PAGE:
(vi) Transliterated Greek phrase: kai eis hemeran aionos

One literal meaning: and to the day of the age.

– Example of occurrence: 2 Peter 3:18.

– καὶ = kai = and (finally the Greek word that really means ‘and’)

– εἰς = eis = to (does not mean ‘and’)

– ἡμέραν = hemeran = day (Noun -Accusative -Singular -Feminine)

– αἰῶνος = aionos = age (Noun – Genitive – Singular – Masculine)

– Example of translation (NKJV): forever.


That is why in their interlinears you will sometimes find (depending on the scholars level of honesty to state its literal meaning) the literal meaning for the phrases above in italics or being underlined

which indicates that under their cunningly invented language or grammar rule excuses the above are all just an idiom.


In other words, whenever you find words (phrases) that are in italics or underlined in the interlinear, it simply means that the scholars are telling you something like this: “Don’t take the literal meaning rendered here but rather treat this phrase as an idiom.”  This indicates that they have not stated the real literal one meanings of the words (phrases) above but rather have rendered a lie under the idiom excuse that the above all mean forever. Let’s see if they will be excused for their createdexcuses by our Lord on Judgment Day.


For example, in most honest interlinears you will find the phrase which describes the punishment of Satan in Revelation 20:10 to

literally mean ages of the Ages (denoting a limited time period) but they will say that it’s an idiom (excuse) and proceed to italicize or underline the phrase and deceive you by telling it now means forever and ever. Remember where all liars go? You are not a liar if you take the Bible to mean literally what it says.


Note that sometimes italicized words (such as ‘and’ are used in the place of ‘of’) which indicates that the word in Greek literally is ‘of’ but based on the idiom excuse they have miraculously transformed the word ‘of’ to be replaced by the word ‘and’.  Since this is done even in the translation of the Book of Revelation, can’t this be considered a form of adding or removing from the Word? The warning given clearly by apostle John is this:


“For I testify to everyone who hears the words of the prophecy of this book: If anyone adds to these things, God will add to him the plagues that are written in this book;

  and if anyone takes away from the words of the book of this prophecy, God shall take away his part from the Book of Life, from the holy city, and from the things which are written in this book.”

(Revelation 22:18 – 19)


The warnings apply to me also. That is why I am writing this clearly to show that by accepting the literal meaning of Scripture itis not a lie whilst manipulating the literal meanings to mean something else based on language/grammar rules derived from the world is a lie.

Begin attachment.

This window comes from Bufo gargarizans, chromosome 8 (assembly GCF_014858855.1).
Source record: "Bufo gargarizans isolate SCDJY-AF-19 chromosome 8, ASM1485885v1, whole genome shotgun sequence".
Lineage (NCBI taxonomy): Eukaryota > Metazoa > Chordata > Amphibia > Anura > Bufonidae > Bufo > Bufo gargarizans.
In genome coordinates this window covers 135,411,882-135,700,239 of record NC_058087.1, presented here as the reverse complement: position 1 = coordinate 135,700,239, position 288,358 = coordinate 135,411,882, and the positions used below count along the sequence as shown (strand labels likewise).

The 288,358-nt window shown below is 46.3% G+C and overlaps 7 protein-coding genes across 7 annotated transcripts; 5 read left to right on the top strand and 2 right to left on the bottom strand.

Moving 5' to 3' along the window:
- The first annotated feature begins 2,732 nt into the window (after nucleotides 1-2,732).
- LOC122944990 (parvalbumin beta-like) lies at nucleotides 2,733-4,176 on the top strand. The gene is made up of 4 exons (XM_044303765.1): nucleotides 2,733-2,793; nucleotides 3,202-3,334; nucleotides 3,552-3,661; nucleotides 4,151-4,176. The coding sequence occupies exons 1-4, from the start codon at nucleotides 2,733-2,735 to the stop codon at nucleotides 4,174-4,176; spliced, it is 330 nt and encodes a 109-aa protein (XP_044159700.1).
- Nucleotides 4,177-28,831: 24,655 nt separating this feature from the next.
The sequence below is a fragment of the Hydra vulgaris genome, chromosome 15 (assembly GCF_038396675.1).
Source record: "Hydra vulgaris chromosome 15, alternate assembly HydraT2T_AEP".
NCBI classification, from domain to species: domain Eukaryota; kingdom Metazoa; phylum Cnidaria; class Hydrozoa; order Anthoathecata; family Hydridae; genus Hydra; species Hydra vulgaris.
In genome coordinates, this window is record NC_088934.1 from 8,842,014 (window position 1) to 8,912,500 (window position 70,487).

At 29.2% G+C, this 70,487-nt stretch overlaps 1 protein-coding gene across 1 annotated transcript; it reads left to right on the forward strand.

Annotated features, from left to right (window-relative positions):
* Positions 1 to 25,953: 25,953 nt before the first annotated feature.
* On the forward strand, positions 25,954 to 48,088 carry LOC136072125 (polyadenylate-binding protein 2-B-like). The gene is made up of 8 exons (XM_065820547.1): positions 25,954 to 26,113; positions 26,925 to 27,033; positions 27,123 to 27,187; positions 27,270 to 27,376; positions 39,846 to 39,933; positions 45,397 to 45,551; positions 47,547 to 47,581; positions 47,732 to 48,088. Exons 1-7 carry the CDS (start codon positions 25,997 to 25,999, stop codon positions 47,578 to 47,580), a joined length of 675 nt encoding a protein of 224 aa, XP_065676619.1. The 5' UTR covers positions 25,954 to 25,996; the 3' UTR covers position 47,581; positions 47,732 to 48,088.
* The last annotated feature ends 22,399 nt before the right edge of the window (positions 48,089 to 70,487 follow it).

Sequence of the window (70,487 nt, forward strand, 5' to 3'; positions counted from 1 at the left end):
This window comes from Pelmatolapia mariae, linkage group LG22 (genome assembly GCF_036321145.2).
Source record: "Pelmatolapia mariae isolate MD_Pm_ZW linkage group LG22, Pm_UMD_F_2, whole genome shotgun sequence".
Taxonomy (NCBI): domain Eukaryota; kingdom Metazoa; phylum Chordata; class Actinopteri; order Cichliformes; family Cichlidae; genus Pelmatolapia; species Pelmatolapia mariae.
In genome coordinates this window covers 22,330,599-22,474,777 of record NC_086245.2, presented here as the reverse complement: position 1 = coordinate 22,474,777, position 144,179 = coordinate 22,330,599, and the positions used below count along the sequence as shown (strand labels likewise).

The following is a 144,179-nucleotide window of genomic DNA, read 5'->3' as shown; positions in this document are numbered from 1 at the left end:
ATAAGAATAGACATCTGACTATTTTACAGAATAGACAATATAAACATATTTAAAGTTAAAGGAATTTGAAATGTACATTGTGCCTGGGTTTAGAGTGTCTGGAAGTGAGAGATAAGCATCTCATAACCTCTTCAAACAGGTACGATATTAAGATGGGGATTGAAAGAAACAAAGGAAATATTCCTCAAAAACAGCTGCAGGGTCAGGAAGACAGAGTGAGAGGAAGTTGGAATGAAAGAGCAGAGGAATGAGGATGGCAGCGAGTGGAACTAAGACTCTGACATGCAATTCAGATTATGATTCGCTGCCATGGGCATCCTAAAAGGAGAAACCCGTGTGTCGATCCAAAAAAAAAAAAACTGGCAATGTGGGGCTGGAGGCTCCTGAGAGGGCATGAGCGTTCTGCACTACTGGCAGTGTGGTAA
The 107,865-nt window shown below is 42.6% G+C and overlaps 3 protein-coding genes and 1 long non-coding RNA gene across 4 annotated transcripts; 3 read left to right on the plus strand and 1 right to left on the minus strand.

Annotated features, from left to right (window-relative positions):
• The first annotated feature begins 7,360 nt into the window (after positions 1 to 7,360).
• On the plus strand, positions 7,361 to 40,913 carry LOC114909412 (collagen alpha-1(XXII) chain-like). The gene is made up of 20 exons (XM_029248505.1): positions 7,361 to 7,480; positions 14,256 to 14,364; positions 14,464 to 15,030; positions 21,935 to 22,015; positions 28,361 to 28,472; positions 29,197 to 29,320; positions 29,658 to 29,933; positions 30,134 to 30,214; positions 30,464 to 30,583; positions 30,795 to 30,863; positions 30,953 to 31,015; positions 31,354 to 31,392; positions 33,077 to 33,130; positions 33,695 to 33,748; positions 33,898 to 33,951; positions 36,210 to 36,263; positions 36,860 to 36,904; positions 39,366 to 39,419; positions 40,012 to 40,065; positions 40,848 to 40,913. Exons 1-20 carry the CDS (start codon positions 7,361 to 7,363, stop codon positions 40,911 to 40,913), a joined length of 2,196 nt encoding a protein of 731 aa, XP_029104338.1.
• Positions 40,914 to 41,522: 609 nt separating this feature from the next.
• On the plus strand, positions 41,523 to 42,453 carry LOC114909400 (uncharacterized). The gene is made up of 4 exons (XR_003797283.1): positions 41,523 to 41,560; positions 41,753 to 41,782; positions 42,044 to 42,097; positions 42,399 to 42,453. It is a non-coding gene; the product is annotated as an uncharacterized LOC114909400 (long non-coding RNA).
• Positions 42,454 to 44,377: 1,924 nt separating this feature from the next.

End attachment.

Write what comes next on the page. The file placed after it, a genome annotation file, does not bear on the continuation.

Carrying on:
Will the true and living God accept your Greek or hermeneutic professor’s language/grammar rules excuse? Are you sure?


God wants honesty and not lies in us. Remember the psalmist when he says that God desires truth (not lies) in inward parts? Indeed:


“Behold, You desire truth in the inward parts, and in the hidden part You will make me to know wisdom.” (Psalm 51:6)


I exhort you: don’t be cowardly to belief the truth. If you ignore the truth, you may be one of the unbelieving ones. Also, if you continue to preach a lie about our blessed Saviour, where do liars go?


“But the cowardly, unbelieving, abominable, murderers, sexually immoral, sorcerers, idolaters, and all liars shall have their part in the lake which burns with fire and brimstone, which is the second death.”

(Revelation 21:8)


Remember, there are no cowards, unbelievers nor liars in heaven too. All this while it was nice warning the non-believers, right?; and felt good about it? Be warned, if you don’t change, you may end up in your same condemnation. Do you really trust the translations of the Bibles made by your Greek or Hermeneutic Professors? Please don’t blame your local pastors because probably even they would not have known about this elaborate scam. It is the teachers (especially those who know Greek such as the professors) that have not been honest in their translations and may come under greater condemnation.


If you are asking, “How can God allow us to be condemned and deceived like this? – don’t worry, God loves us and will definitely bring us into heaven.” Ask also, “Don’t the non-believers who are deceived also deserve the mercy shown to you?” Now you will begin to understand how Merciful our God really is. Yes, He will definitely bring you into heaven one day because His name is Love (Agape).


Remember also that don’t be deceived; God is not mocked, for a man reaps what he sows. (Galatians 6:7)


Finally I end with a thought.

“By making the idiom excuse they have made us all into idiots.”

Think about it. Decide for yourself.